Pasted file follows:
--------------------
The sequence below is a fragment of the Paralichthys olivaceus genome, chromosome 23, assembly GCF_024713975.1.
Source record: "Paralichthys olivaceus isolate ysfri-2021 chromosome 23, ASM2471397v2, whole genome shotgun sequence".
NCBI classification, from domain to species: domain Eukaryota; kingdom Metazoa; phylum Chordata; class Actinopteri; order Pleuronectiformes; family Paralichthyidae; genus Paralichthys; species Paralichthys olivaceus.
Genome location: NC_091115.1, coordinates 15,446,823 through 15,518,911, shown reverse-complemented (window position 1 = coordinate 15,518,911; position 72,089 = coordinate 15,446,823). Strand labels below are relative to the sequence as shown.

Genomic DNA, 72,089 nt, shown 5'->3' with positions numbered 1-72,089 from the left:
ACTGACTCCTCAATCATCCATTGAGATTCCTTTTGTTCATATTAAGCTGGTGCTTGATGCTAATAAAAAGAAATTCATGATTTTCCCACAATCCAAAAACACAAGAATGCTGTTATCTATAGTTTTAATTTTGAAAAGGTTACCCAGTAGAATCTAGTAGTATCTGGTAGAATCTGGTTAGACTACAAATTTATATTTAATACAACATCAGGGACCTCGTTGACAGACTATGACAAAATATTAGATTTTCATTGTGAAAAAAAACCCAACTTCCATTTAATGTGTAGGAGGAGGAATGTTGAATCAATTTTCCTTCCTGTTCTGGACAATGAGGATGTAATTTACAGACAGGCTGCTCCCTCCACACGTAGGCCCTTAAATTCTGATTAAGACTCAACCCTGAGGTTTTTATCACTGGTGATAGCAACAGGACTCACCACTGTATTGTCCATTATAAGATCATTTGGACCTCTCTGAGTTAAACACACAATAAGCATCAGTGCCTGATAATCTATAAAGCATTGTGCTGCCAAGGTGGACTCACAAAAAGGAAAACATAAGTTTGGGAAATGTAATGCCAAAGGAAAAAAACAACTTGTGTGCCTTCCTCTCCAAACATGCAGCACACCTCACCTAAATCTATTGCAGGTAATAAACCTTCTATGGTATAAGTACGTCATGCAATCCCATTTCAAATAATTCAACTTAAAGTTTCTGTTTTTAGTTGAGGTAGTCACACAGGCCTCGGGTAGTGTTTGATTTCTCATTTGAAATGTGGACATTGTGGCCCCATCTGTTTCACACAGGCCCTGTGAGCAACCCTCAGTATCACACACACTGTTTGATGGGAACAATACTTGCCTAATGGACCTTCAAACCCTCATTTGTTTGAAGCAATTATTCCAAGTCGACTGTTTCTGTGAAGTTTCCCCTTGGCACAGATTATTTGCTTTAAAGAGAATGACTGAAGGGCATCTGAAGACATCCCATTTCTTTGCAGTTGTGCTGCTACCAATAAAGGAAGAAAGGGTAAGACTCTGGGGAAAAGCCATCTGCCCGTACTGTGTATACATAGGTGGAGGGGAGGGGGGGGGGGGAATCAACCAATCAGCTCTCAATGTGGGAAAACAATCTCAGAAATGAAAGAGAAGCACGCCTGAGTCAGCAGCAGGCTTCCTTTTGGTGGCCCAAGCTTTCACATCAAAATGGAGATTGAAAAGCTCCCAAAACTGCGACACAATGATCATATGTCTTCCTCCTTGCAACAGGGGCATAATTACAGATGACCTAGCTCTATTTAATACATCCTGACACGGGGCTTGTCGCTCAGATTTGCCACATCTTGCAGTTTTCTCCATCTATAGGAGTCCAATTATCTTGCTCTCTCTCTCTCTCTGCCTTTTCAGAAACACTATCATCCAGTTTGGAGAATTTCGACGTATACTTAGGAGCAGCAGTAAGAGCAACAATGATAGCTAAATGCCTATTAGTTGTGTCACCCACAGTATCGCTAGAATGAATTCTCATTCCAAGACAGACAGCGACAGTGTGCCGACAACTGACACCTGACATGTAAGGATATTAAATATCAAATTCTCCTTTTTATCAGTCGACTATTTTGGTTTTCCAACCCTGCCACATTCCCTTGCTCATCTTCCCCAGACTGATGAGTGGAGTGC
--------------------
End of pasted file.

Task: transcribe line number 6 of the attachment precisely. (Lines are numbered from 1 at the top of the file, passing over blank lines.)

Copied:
ACTGACTCCTCAATCATCCATTGAGATTCCTTTTGTTCATATTAAGCTGGTGCTTGATGCTAATAAAAAGAAATTCATGATTTTCCCACAATCCAAAAACACAAGAATGCTGTTATCTATAGTTTTAATTTTGAAAAGGTTACCCAGTAGAATCTAGTAGTATCTGGTAGAATCTGGTTAGACTACAAATTTATATTTAATACAACATCAGGGACCTCGTTGACAGACTATGACAAAATATTAGATTTTCATTGTGAAAAAAAACCCAACTTCCATTTAATGTGTAGGAGGAGGAATGTTGAATCAATTTTCCTTCCTGTTCTGGACAATGAGGATGTAATTTACAGACAGGCTGCTCCCTCCACACGTAGGCCCTTAAATTCTGATTAAGACTCAACCCTGAGGTTTTTATCACTGGTGATAGCAACAGGACTCACCACTGTATTGTCCATTATAAGATCATTTGGACCTCTCTGAGTTAAACACACAATAAGCATCAGTGCCTGATAATCTATAAAGCATTGTGCTGCCAAGGTGGACTCACAAAAAGGAAAACATAAGTTTGGGAAATGTAATGCCAAAGGAAAAAAACAACTTGTGTGCCTTCCTCTCCAAACATGCAGCACACCTCACCTAAATCTATTGCAGGTAATAAACCTTCTATGGTATAAGTACGTCATGCAATCCCATTTCAAATAATTCAACTTAAAGTTTCTGTTTTTAGTTGAGGTAGTCACACAGGCCTCGGGTAGTGTTTGATTTCTCATTTGAAATGTGGACATTGTGGCCCCATCTGTTTCACACAGGCCCTGTGAGCAACCCTCAGTATCACACACACTGTTTGATGGGAACAATACTTGCCTAATGGACCTTCAAACCCTCATTTGTTTGAAGCAATTATTCCAAGTCGACTGTTTCTGTGAAGTTTCCCCTTGGCACAGATTATTTGCTTTAAAGAGAATGACTGAAGGGCATCTGAAGACATCCCATTTCTTTGCAGTTGTGCTGCTACCAATAAAGGAAGAAAGGGTAAGACTCTGGGGAAAAGCCATCTGCCCGTACTGTGTATACATAGGTGGAGGGGAGGGGGGGGGGGGAATCAACCAATCAGCTCTCAATGTGGGAAAACAATCTCAGAAATGAAAGAGAAGCACGCCTGAGTCAGCAGCAGGCTTCCTTTTGGTGGCCCAAGCTTTCACATCAAAATGGAGATTGAAAAGCTCCCAAAACTGCGACACAATGATCATATGTCTTCCTCCTTGCAACAGGGGCATAATTACAGATGACCTAGCTCTATTTAATACATCCTGACACGGGGCTTGTCGCTCAGATTTGCCACATCTTGCAGTTTTCTCCATCTATAGGAGTCCAATTATCTTGCTCTCTCTCTCTCTCTGCCTTTTCAGAAACACTATCATCCAGTTTGGAGAATTTCGACGTATACTTAGGAGCAGCAGTAAGAGCAACAATGATAGCTAAATGCCTATTAGTTGTGTCACCCACAGTATCGCTAGAATGAATTCTCATTCCAAGACAGACAGCGACAGTGTGCCGACAACTGACACCTGACATGTAAGGATATTAAATATCAAATTCTCCTTTTTATCAGTCGACTATTTTGGTTTTCCAACCCTGCCACATTCCCTTGCTCATCTTCCCCAGACTGATGAGTGGAGTGC